Sewage-sniffing dogs helping biologists clean rivers

Posted at 9:52 PM, Jul 05, 2016
and last updated 2016-07-06 08:57:07-04

WEST MICHIGAN – A team of dogs trained to detect human sewage leaking into rivers are helping biologists clean and preserve local tributaries.

Human sewage is something biologists say is threatening wildlife, fish and in some cases drinking water. That’s why the Environmental Canine Service dogs are dipping their noses in to detect and fix the problem before it’s too late. Expert dog handlers like Laura Symonds says canines have a sense of smell at least 1,000 times better than a human’s.  Her dog, Abby, has been helping keep our rivers, streams and you safe and clean for about a year now.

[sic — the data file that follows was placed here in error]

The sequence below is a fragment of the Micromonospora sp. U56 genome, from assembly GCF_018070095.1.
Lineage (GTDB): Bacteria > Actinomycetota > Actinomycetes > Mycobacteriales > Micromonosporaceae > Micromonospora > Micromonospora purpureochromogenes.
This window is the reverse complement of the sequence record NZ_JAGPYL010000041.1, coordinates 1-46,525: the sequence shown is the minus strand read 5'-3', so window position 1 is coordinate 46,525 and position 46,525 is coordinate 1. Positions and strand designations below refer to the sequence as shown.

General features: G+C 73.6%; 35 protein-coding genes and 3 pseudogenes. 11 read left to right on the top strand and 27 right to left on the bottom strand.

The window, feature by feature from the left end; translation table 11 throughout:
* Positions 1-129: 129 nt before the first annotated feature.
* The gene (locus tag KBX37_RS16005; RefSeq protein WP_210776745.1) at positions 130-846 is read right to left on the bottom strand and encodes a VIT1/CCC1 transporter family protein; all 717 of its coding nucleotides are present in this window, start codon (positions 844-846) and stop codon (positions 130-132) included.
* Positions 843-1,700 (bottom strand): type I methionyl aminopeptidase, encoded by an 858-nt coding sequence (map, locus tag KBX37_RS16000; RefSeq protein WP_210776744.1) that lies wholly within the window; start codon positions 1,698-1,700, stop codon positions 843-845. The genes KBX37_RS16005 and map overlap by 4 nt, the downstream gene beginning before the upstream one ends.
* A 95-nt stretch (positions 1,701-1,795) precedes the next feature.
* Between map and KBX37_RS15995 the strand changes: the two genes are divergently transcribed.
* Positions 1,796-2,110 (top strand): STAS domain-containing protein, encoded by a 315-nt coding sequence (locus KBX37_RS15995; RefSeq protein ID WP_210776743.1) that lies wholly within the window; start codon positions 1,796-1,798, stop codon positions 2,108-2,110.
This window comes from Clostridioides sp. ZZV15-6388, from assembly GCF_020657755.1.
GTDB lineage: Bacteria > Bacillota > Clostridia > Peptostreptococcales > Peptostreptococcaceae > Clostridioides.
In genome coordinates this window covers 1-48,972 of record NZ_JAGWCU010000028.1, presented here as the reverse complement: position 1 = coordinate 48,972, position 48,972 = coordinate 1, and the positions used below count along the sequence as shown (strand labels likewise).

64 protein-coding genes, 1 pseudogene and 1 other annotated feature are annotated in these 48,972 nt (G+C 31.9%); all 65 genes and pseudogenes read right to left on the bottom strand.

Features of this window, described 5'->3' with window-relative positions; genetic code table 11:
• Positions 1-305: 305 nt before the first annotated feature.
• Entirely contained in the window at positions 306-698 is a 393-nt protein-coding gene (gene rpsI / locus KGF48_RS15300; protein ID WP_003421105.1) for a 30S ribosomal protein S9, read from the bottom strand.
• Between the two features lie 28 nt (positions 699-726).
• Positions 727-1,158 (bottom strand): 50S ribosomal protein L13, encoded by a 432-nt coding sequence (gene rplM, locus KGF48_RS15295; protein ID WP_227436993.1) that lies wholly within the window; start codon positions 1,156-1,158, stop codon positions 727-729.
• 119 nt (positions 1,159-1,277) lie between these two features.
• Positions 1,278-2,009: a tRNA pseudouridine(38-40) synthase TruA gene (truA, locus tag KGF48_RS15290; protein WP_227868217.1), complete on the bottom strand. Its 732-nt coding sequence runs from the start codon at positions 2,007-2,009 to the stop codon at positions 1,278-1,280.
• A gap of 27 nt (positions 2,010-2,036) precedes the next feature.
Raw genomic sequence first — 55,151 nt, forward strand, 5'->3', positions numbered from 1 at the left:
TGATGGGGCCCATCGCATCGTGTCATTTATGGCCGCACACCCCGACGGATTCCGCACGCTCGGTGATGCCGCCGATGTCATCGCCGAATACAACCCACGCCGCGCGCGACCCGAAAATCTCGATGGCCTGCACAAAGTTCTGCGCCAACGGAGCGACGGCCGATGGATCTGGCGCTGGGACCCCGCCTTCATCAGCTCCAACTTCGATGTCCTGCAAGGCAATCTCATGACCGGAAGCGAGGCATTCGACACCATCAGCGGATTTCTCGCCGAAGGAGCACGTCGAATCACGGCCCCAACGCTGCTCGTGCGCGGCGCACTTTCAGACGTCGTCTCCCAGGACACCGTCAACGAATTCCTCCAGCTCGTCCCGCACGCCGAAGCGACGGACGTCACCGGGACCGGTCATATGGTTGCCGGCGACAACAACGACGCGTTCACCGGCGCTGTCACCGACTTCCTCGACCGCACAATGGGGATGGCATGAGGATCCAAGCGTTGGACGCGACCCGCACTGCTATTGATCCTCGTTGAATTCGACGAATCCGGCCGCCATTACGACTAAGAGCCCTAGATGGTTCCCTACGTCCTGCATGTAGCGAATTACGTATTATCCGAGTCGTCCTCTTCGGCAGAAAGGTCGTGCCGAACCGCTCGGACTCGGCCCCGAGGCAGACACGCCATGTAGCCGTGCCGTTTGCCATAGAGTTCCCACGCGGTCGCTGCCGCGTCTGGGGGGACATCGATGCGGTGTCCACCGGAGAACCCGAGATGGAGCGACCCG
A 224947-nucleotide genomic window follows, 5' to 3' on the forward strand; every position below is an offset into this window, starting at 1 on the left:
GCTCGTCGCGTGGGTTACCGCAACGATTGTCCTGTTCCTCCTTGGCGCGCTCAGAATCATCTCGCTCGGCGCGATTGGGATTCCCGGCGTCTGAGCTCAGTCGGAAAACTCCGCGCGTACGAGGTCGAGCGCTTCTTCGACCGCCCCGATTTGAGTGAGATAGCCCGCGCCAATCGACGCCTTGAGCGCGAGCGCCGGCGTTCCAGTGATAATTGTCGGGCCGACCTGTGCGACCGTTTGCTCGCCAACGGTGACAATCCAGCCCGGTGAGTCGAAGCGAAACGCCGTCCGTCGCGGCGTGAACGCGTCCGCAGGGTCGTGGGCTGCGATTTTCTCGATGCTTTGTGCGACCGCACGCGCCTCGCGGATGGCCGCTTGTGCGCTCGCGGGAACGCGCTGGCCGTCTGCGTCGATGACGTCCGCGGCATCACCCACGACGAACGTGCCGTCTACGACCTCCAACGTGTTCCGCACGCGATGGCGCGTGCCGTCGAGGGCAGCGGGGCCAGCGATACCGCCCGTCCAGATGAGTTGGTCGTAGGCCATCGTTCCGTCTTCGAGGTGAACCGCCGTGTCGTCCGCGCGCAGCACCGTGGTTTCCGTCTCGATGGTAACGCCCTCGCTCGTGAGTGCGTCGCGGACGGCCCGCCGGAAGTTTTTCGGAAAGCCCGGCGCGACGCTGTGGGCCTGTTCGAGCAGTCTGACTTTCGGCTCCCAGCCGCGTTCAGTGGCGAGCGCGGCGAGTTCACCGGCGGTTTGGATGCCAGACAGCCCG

“Any kind of nose work is really the same,” said Symonds. “So this dog could have been trained to locate explosives or fruit as a customs dog. In this case it’s human sewage.”

The Environmental Canine Services are working alongside biologists at Streamside Ecological Services, collecting water samples throughout the 50 square miles of Rush Creek. Those samples are brought back for Abby and her co-partner Kenna to sniff test for human sewage. Once the dogs have identified a positive sample, it’s taken to a lab for final testing.

“They match the dog responses to the lab testing and they’re over 98 percent accurate,” Symonds said.

Biologist Aaron Snell says using canines are cheaper, faster and more effective at detecting positive samples than most other methods.

“We took the dogs into the field and were able to find pipes with toilet paper hanging out of them,” said Snell.

A lab will test for E. coli levels in Rush Creek. Snell said his team is finding a common trend of streams and rivers testing too high for E. coli, which is a concern for anyone fishing or wading in the streams. Any type of body contact with high levels of E. coli could make someone very sick, according to Snell.